Brierley: but when the Nazis slaughtered all those people, they believed they were increasing well-being

Dillahunty: But you could demonstrate to them that their action is not going to increase well-being. Survival of the fittest is descriptive of what happens, but it’s not prescriptive.

Robertson: Whose well-being will human beings think about most, if not their own? Do you really think that you can stop people like Charles Manson from being evil by sitting down and trying to prove to them that they are not helping their victim’s well-being?

(A BIT LATER)

Robertson (to Dillahunty): Is it a fact that Dachau (a concentration camp) was morally wrong?

Dillahunty: (literally, not a paraphrase) I DON’T KNOW

My thoughts:

When I listened to this debate, the overwhelming conviction that emerges is that Matt Dillahunty is not someone who forms his worldview based on evidence. His rejection of the Big Bang cosmology with “I don’t know” is just atrocious. His comments about slavery in the Bible and Hitler being a Christian show that his investigations of these issues is far below the level of a responsible adult. His dallying with the Jesus-never-existed view just shows him to be fundamentally anti-intellectual, as even atheist historian Bart Ehrman denies that view. His definition of faith has nothing to do with the Bible, or Christian authorities, or Christian scholars – he invented a definition of faith that allows him to mock Christians as morons. That’s just irresponsible – letting the desire to mock others cause you to distort the definition of a word. When asked to state his positions or respond to specific evidence, his response is very often “I don’t know”. It seems to me that atheism, to him, means not pursuing truth with the aim of grasping it. He wants to keep reality at a safe distance – that’s why he says “I don’t know” so often.

On morality, it’s even worse. It’s not surprising to me that he is pro-abortion and has no opinion about concentration camps being objectively evil. Most atheists are pro-abortion, by the way. When it comes to morality, Dillahunty only has his own personal opinions, and they refer to nothing outside his own mind. (His opinion of morality as related to well-being is utilitarianism – a very problematic view – but moreover, it is his subjective view – he isn’t offering it as any sort of objective moral system that would be prescriptive instead of descriptive. Without an after-life, there is no reason for anyone to care about the moral point of view when it goes against their self-interest, anyway. Atheists use moral language, but their statements are not referring to any objective, prescriptive moral reality. Atheism is materialistic and therefore deterministic – it does not even ground the free will that is needed to make moral choices. Their view is Darwinian survival of the fittest, that’s what emerges from their origins story – and it does not rationally ground morality. The strong kill the weak, if they can. I’ve written before about how difficult it is for atheists to rationally condemn things like slavery, and nothing in Dillahunty’s presentation led me to believe that he had solved that problem.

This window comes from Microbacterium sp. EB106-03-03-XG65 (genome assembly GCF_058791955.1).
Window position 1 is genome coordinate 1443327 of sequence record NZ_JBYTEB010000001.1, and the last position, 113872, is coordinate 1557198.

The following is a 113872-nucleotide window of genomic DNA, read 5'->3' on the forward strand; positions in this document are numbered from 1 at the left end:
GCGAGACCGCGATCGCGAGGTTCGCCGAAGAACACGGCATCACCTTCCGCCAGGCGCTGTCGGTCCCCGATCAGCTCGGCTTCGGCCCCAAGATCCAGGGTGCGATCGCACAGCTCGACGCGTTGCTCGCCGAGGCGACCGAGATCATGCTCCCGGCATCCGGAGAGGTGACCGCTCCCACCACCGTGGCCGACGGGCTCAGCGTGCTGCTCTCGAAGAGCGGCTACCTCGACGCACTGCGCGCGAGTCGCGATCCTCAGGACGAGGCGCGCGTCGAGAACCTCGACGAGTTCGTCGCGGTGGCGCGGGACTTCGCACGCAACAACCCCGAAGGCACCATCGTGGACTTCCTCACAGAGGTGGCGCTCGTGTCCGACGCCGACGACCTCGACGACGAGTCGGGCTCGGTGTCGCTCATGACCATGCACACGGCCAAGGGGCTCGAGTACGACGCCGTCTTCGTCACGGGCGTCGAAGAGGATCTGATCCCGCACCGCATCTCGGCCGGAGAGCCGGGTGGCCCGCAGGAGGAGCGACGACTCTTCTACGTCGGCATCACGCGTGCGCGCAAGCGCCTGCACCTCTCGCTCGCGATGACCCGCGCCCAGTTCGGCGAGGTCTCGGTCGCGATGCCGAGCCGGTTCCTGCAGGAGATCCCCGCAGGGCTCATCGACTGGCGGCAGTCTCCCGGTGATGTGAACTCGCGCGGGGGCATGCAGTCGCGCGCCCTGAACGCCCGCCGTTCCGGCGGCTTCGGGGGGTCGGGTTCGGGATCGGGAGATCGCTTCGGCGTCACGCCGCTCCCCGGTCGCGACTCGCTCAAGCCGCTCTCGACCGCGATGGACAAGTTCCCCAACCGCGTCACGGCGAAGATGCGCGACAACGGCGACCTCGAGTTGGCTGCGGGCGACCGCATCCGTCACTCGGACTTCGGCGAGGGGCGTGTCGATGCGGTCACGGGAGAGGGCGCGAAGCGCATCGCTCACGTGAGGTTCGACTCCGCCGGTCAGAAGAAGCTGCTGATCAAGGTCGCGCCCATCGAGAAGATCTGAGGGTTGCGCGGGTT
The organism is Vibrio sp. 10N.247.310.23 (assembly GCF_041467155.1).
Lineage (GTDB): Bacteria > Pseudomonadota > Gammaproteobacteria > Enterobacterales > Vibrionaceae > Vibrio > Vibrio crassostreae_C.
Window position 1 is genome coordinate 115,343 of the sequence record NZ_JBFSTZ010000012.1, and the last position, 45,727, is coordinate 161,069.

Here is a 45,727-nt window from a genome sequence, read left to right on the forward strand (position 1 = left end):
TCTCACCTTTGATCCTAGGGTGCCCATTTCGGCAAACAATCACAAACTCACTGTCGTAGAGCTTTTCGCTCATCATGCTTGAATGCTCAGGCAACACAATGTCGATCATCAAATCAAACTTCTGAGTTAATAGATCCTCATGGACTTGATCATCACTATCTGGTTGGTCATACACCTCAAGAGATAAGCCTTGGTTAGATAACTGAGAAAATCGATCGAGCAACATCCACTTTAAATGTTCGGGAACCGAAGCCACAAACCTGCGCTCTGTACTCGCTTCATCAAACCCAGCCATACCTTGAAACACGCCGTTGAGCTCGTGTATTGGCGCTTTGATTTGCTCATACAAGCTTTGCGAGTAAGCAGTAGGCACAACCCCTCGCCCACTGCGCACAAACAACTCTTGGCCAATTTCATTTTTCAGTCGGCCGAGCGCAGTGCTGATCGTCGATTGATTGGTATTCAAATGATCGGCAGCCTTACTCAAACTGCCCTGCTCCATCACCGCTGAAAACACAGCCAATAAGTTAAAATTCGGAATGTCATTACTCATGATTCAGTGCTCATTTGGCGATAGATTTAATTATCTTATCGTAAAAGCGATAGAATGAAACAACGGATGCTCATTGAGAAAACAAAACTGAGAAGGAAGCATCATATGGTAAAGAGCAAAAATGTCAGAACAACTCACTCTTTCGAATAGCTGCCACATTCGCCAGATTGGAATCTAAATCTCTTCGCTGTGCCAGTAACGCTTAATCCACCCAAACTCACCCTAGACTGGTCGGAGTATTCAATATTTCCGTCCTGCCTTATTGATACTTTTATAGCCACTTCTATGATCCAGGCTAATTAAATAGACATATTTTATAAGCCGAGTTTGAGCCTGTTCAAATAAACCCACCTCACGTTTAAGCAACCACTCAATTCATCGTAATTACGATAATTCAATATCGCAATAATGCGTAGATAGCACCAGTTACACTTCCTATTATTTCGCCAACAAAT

Anybody can be an intellectually-satisfied atheist with an empty head – it’s knowledge that causes people to conform their beliefs to reality. If one strives to keep one’s head as empty as possible, then of course one can believe anything one wants. I’m glad, speaking as a Christian theist, that I get to follow the evidence wherever it leads. It seems to me that we should do that, rather than decide how we want to live first, and then invent a worldview to justify our desires.

Positive arguments for Christian theism

Can atheists help themselves to objective morality on atheism?

A conflict of worldviews
A conflict of worldviews

Here’s Dr. William Lane Craig explaining why atheists can’t help themselves to objective morality, given a worldview of atheism:

He presents 3 reasons why in the video, all of which are also discussed in his Defenders class:

The mention of Plato brings to mind another possible atheistic response to the first premise of the moral argument that if God does not exist, then objective moral values and duties do not exist. Plato thought that the Good just exists as a sort of self-subsistent idea, as an entity in and of itself. Indeed, it is the most real thing in reality. The Good simply exists. If you find this difficult to grasp, join the company! Nevertheless, that is what Plato believed. Later Christian thinkers, like Augustine, equated Plato’s Good with the nature of God. God’s nature is the Good, and so it was anchored in a concrete object, namely, God. But for Plato, at least, the Good just sort of existed on its own as a kind of self-existent idea.

Some atheists might say that moral values, like Justice, Mercy, Love, and Forbearance, just exist all on their own as sort of abstract moral objects. They have no other foundation; they just exist. We can call this view Atheistic Moral Platonism. According to this view, moral values are not grounded in God. They just exist all on their own.

Unintelligibility of Atheistic Moral Platonism

What might we say by way of response to Atheistic Moral Platonism? Let me make three responses. First, it seems to me that this view is just unintelligible. I simply don’t understand what it means. What does it mean, for example, to say that the moral value Justice just exists? I understand what it means to say that a person is just or that some action is just, but what does it even mean to say that in the absence of any persons or any objects at all, that Justice just exists? It is hard to understand even what this means. Moral values seem to be properties of persons, and so it is hard to understand how Justice can just exist as a sort of abstraction.

Lack of Moral Obligation on Atheistic Moral Platonism